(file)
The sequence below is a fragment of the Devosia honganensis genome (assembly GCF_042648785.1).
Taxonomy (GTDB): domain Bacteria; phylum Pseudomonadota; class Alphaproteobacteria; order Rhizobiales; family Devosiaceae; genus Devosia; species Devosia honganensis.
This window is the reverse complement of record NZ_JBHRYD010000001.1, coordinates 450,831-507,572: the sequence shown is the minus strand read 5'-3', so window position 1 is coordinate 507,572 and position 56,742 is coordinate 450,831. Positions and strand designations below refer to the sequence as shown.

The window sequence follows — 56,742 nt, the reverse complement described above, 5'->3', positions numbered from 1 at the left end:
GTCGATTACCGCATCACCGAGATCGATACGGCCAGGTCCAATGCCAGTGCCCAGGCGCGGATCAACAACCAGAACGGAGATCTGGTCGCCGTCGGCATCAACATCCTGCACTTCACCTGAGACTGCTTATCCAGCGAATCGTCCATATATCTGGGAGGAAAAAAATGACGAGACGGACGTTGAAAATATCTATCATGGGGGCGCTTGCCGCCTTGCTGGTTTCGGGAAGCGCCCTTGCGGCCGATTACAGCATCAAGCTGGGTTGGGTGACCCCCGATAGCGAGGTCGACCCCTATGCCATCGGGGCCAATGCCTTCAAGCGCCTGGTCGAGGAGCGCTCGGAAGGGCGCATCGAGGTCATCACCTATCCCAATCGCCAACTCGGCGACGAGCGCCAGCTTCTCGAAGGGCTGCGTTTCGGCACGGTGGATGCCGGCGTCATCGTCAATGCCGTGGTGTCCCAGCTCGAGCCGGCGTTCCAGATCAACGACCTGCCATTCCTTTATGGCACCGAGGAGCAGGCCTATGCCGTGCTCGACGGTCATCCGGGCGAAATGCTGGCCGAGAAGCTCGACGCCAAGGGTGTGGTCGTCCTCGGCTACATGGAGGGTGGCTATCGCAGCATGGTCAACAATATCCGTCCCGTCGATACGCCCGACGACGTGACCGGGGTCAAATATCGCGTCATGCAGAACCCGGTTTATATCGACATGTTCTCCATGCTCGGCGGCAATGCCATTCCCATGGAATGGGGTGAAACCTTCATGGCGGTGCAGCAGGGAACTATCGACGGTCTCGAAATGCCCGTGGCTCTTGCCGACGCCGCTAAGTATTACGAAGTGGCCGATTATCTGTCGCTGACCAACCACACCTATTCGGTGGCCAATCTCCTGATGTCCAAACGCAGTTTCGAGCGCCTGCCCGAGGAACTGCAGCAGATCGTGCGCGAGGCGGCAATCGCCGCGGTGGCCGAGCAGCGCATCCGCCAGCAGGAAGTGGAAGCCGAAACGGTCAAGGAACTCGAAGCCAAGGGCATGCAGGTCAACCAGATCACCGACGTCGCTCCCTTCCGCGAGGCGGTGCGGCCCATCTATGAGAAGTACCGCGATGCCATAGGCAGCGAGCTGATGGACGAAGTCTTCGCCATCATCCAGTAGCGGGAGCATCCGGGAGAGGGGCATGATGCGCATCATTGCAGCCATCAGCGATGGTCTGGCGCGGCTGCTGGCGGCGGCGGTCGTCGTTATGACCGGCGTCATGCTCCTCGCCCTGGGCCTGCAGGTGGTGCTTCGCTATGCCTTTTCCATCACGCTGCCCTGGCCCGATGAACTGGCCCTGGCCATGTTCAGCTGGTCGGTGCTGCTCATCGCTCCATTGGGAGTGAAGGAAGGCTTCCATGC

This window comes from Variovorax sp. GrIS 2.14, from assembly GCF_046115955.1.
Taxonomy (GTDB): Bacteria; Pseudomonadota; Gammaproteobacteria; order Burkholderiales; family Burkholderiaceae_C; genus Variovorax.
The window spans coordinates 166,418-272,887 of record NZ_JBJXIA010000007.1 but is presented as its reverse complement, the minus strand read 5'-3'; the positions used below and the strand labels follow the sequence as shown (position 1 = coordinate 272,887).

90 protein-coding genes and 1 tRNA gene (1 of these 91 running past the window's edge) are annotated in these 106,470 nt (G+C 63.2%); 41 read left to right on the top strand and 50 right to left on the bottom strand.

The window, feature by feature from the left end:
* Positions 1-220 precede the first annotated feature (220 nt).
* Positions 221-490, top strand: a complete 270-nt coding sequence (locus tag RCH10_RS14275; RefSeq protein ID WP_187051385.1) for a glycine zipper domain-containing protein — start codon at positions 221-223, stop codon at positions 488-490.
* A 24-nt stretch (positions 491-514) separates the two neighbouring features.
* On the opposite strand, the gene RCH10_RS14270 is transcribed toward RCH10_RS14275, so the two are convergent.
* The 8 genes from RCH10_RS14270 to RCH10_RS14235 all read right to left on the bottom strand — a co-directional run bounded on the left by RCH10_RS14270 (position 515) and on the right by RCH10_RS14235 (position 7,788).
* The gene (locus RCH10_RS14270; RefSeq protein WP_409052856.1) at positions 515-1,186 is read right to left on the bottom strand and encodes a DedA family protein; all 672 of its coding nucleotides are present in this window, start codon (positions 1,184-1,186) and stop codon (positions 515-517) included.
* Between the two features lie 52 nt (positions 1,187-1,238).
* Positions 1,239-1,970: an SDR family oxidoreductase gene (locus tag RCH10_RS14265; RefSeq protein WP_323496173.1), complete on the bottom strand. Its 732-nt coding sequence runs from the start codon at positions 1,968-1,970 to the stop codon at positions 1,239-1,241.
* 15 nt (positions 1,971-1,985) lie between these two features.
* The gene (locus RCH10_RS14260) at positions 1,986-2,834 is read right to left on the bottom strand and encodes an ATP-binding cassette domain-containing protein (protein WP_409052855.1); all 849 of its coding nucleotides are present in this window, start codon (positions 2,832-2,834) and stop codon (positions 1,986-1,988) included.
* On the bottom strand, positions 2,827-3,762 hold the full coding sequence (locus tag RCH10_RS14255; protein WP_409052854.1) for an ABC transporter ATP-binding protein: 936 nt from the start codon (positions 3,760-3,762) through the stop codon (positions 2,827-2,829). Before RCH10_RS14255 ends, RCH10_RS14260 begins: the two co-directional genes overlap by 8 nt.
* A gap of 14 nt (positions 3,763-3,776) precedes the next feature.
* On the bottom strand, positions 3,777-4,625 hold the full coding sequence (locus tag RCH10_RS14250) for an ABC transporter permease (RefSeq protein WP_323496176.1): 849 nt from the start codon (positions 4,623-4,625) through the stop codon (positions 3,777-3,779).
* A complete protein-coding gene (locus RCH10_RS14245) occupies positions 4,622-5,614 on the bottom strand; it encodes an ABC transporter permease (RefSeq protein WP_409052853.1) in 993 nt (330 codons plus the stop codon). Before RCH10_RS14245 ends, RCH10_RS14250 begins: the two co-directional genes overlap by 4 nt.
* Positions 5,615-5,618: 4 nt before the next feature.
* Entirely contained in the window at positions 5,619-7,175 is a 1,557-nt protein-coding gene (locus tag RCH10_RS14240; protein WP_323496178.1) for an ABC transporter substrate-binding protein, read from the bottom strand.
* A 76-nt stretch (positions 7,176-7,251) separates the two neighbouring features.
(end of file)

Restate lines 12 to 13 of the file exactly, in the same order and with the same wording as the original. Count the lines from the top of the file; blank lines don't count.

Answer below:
* Positions 221-490, top strand: a complete 270-nt coding sequence (locus tag RCH10_RS14275; RefSeq protein ID WP_187051385.1) for a glycine zipper domain-containing protein — start codon at positions 221-223, stop codon at positions 488-490.
* A 24-nt stretch (positions 491-514) separates the two neighbouring features.